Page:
SafeWork SA

You are here

Go to top of page

Road transport


Road transport in Australia is a high risk industry. Between 2003–15, there were 583 work-related fatalities in the road transport industry, with 92% (535) occurring in the road freight transport industry (reference Safe Work Australia). Work-related road crashes generally incur a greater average time lost in worker absence than any other work injury claim.

It is often easier to manage work health and safety (WHS) hazards and risks in the workplace where you can see the hazard or risk and control the environment more effectively than you can when workers are outside your workplace. Vehicles used for work purposes are considered a workplace so it is important for all PCBUs (employers) and workers to be aware of the hazards of driving vehicles and working around them. Employers should ensure they have systems and processes to eliminate the risks or minimise them as far as reasonably practicable.

Hazards that come into play when vehicles are in use involve:

  • environmental factors (bad weather, poor road surfaces, limited visibility, sun position)
  • fatigue (long hours, long distances)
  • total awake time including travel to and from work
  • driver distractions (eg mobile phones)
  • time pressures (work scheduling and demands)
  • drugs and alcohol (including prescription and non-prescription medication)
  • vehicle maintenance (or ensuring the right vehicle for the right job)
  • working around a vehicle where other vehicles are on close proximity
  • other road users (unpredictability).

Employers should:

  • have appropriate road safety policies and procedures in place (including driver behaviour)
  • inform and train workers on their policies and procedures and ensure they appropriately supervised and requirements enforced
  • have vehicles regularly maintained in accordance with the manufacturer’s instructions and are kept in good working condition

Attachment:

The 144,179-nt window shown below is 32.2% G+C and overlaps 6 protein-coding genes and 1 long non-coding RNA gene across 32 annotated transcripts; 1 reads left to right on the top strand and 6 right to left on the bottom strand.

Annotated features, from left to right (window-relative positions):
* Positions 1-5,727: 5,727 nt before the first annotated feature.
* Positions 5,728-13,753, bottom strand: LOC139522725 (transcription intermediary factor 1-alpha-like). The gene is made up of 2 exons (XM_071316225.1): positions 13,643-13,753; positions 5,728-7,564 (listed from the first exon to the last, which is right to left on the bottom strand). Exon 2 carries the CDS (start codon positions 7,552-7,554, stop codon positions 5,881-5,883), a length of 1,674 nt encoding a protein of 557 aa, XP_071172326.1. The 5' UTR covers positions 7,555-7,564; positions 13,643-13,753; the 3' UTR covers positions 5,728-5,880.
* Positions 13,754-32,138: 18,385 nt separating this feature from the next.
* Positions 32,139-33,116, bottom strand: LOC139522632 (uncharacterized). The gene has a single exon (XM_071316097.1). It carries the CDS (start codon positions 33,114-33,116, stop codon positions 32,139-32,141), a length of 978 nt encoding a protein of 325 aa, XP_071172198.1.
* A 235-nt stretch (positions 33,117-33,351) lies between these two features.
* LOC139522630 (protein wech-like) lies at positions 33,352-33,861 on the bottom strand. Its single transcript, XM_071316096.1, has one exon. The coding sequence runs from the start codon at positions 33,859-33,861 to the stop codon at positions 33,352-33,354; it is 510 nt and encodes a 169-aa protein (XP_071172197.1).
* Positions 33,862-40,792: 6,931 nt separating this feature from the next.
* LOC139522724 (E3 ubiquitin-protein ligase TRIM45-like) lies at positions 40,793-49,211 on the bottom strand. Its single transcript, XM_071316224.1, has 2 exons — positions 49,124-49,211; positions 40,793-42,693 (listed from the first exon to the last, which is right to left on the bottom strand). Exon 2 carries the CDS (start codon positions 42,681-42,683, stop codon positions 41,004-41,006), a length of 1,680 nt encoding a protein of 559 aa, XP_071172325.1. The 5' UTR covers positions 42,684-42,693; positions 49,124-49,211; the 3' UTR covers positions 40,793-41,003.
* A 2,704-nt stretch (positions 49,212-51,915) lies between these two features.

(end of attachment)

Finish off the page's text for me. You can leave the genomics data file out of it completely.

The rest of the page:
• allocate appropriate time for driving and associated tasks so as to minimise speed-related crashes
  • where long distances or driving time is involved ensure that drivers take regular breaks
  • have the most appropriate vehicle being used for the task and the worker has the appropriate drivers licence to operate it
  • consider any vehicle engineering controls that may improve driver safety (eg collision warning systems, stability control, fatigue monitoring)
  • conduct regular driver fitness medical examinations.

Workers should:

  • check the vehicle over regularly and report any issues to their supervisor
  • follow all reasonable instructions from their employer
  • abide by any road traffic laws
  • remove distractions such as a mobile phone
  • report any vehicle related risks or near misses
  • be aware of traffic and environmental conditions and drive accordingly
  • plan their trip allowing adequate time for travel
  • take regular breaks from driving to stretch, refresh and stay alert.

Legislation

Employers and workers who drive vehicles must abide by the:

If you drive heavy vehicles then you also must abide by the National Heavy Vehicle Law and Regulations.

Livestock transport workers

Livestock transport workers are particularly at risk, due to falls during the loading, checking and unloading of stock. This health and safety risk can be reduced by the safe design, selection and maintenance of livestock crates and trailers, as well as the use of safe work methods.

Transport of dangerous goods

Detailed information about the transport of dangerous goods by road is available for businesses and workers involved in consigning, loading and transporting by land, dangerous goods in a placard load, retail distribution load or in small quantities.

A licence is required to transport explosives by road.

Codes of Practice

There are a number of Codes of Practice that relate to transport:

Further information